In hand-to-hand combat, the player has three main attacks; light attack, heavy attack, and grapple. When the player grapples an opponent, they are free to throw them, or hit them with a number of light and/or heavy attacks. At certain points during combat, the enemy will be stunned, and a meter will appear on-screen prompting the player to press either the heavy attack or light attack button as much as possible within a set time. The more times the player presses the button, the more devastating the resulting special attack. The player can also toggle between different fighting styles, and switch to using a melee weapon at any time.
The map of Manhattan in the PC version of the game. Note the various different precincts (the larger map on the right shows that every precinct is clean, indicated by its green color). Symbols on the map include a red square for a random crime, an orange square for a side-mission, yellow circles for police depos and white circles for shops.
Driving missions can involve either trying to catch another car, or escape from another car. At all times, when the player is in a car, their car's condition is shown on screen. If the car's health meter empties, the car is close to destruction. As with Streets of LA, during normal driving missions, the player can solve random crimes given by the radio dispatcher, although, unlike in the first game, these crimes can now take place inside buildings as well as on the streets. Additionally, the map is divided up into twenty different neighborhoods. When Reed solves a random crime in a particular area, the crime rate in that area drops. After he has solved a set number of crimes in one area, that area is considered "clean," and crime rates will not increase (although random crimes will still occur within the area). If Reed continues to ignore random crimes in a given area before it is clean, the crime rate in that area will increase, leading to stores closing, dirtier streets, boarded up buildings, more aggressive civilians, and resulting in more random crimes needed to clean the area up.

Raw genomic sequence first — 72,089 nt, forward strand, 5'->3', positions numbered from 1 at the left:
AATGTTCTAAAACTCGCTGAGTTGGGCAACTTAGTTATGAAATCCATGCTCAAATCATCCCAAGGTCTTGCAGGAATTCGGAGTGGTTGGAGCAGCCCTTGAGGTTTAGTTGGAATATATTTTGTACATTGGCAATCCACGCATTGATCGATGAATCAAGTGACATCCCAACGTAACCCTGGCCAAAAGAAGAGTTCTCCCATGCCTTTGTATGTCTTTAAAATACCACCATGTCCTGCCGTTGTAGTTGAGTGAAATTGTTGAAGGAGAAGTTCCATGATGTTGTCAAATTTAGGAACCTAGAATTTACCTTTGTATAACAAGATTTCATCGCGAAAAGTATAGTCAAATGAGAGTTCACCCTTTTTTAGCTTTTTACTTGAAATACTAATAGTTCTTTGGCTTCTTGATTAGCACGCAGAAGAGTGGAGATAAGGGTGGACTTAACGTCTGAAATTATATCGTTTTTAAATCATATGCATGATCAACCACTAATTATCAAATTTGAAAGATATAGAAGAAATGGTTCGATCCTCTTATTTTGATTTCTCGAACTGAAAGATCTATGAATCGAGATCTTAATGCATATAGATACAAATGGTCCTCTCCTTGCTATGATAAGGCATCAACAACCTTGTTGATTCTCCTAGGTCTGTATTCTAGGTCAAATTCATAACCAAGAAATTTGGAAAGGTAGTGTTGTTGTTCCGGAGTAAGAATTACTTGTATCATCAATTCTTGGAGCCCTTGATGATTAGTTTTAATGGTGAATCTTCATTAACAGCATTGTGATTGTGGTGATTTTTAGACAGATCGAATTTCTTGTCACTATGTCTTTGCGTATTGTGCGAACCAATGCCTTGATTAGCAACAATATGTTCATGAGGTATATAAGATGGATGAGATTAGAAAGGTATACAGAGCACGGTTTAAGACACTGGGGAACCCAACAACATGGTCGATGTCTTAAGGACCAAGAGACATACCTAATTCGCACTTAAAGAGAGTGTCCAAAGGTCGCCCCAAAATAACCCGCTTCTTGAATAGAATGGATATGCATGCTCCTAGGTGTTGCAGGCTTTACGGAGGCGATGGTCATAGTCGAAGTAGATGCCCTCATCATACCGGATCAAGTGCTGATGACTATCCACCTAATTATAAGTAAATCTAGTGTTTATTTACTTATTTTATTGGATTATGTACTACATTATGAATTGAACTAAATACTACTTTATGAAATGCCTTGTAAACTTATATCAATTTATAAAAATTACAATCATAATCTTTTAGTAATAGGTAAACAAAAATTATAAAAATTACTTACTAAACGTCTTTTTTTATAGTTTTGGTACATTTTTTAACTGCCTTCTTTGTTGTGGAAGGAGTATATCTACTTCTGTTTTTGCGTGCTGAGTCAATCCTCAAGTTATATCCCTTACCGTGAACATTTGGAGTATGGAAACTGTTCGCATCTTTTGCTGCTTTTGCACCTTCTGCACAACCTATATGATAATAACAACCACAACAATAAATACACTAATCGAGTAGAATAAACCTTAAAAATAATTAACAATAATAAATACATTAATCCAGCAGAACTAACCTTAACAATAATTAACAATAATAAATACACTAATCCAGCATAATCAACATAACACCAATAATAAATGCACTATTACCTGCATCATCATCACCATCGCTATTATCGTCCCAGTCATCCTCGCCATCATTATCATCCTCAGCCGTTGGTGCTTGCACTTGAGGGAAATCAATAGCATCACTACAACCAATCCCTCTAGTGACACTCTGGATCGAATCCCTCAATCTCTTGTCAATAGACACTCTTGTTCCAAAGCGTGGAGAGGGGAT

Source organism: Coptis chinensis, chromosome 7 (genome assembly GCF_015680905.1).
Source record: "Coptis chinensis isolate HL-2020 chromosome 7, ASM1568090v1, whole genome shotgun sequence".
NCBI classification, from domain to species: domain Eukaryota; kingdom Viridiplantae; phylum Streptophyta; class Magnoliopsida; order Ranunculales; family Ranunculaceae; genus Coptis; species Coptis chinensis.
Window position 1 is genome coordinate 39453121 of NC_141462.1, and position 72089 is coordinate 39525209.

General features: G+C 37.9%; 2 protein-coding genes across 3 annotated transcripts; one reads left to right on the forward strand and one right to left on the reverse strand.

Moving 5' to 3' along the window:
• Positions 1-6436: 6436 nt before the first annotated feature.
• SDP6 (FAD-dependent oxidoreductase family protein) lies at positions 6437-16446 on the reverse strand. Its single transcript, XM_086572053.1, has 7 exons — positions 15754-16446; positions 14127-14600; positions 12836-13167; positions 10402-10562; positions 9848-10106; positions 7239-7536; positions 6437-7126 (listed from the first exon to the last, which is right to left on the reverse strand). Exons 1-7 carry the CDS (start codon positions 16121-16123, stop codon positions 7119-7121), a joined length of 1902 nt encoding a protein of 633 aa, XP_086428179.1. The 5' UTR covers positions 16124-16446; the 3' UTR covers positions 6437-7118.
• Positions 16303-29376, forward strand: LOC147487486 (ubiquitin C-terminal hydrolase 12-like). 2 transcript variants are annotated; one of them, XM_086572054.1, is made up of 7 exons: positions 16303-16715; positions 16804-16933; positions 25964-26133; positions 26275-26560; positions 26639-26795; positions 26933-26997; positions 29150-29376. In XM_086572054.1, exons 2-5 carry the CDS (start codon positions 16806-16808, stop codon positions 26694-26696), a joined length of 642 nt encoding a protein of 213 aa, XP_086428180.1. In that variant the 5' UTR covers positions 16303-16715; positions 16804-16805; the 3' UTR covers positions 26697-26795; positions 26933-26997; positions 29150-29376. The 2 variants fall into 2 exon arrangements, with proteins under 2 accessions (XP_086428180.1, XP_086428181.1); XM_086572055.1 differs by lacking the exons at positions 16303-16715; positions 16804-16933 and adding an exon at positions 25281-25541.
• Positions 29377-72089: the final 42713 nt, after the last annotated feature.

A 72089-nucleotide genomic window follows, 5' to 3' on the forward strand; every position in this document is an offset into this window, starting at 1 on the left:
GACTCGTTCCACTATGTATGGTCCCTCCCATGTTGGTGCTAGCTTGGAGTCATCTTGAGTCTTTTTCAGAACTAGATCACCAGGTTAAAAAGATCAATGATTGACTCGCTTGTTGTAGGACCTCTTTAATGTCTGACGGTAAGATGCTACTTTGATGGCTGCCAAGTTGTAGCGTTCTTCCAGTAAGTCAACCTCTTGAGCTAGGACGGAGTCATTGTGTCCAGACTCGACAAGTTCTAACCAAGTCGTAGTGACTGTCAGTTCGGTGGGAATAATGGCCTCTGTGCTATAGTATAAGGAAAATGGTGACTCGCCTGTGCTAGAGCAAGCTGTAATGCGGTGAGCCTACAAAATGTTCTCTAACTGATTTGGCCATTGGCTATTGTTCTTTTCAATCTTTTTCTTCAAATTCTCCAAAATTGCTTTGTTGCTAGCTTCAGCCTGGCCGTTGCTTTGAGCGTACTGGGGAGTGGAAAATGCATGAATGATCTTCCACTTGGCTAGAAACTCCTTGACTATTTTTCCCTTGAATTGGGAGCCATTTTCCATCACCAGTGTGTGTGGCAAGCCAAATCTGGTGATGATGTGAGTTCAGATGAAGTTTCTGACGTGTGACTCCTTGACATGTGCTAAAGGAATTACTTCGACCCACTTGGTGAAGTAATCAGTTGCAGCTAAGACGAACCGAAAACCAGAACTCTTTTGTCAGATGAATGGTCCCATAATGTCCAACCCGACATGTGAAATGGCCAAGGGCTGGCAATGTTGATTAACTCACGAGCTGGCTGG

Unlike Streets of LA, where the player could purchase upgrades at the costs of reward points and upon completion of a challenge, upgrades in New York City simply cost money, with no points system and no challenge in place. Upgrades become available for purchase as the player moves up through five grades of promotion. Money in the game can be earned legitimately by collecting wages, or illegitimately by selling evidence at pawn shops and/or extorting business owners.
The player also has a "Good Cop/Bad Cop" meter. If the player arrests criminals, solves crimes, shoots opponents with neutralizing shots, and knocks out rather than kills opponents, they will get Good Cop points. If, however, they kill civilians, kill unarmed criminals, shoot armed criminals in the head, fail to identify themselves as a police officer before opening fire, extort businesses, or sell evidence to pawn stores, they will get Bad Cop points. The player's status as a Good Cop or a Bad Cop will affect the game's ending. If the player performs actions that lead to Bad Cop points, it will also fill a rogue meter and when it gets too high, the player is considered to have "gone rogue," and other police officers will begin to attack Reed.